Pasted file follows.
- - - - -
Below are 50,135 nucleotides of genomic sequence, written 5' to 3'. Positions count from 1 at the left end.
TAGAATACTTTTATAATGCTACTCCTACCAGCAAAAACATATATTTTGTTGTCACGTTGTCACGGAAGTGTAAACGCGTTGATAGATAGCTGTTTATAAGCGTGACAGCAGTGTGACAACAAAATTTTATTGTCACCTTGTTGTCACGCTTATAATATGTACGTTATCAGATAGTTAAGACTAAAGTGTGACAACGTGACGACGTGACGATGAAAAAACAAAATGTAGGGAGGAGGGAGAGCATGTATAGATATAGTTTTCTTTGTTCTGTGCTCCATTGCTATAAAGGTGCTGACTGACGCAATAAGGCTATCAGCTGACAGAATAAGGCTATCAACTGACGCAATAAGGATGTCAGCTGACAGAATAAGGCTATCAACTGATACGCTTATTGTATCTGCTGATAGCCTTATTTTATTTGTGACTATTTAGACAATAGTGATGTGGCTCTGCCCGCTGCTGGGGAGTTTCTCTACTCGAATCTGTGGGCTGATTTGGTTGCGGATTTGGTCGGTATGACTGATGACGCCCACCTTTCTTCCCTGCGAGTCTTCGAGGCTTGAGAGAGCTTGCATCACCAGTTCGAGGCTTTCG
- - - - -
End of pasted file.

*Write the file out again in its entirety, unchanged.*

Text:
Below are 50,135 nucleotides of genomic sequence, written 5' to 3'. Positions count from 1 at the left end.
TAGAATACTTTTATAATGCTACTCCTACCAGCAAAAACATATATTTTGTTGTCACGTTGTCACGGAAGTGTAAACGCGTTGATAGATAGCTGTTTATAAGCGTGACAGCAGTGTGACAACAAAATTTTATTGTCACCTTGTTGTCACGCTTATAATATGTACGTTATCAGATAGTTAAGACTAAAGTGTGACAACGTGACGACGTGACGATGAAAAAACAAAATGTAGGGAGGAGGGAGAGCATGTATAGATATAGTTTTCTTTGTTCTGTGCTCCATTGCTATAAAGGTGCTGACTGACGCAATAAGGCTATCAGCTGACAGAATAAGGCTATCAACTGACGCAATAAGGATGTCAGCTGACAGAATAAGGCTATCAACTGATACGCTTATTGTATCTGCTGATAGCCTTATTTTATTTGTGACTATTTAGACAATAGTGATGTGGCTCTGCCCGCTGCTGGGGAGTTTCTCTACTCGAATCTGTGGGCTGATTTGGTTGCGGATTTGGTCGGTATGACTGATGACGCCCACCTTTCTTCCCTGCGAGTCTTCGAGGCTTGAGAGAGCTTGCATCACCAGTTCGAGGCTTTCG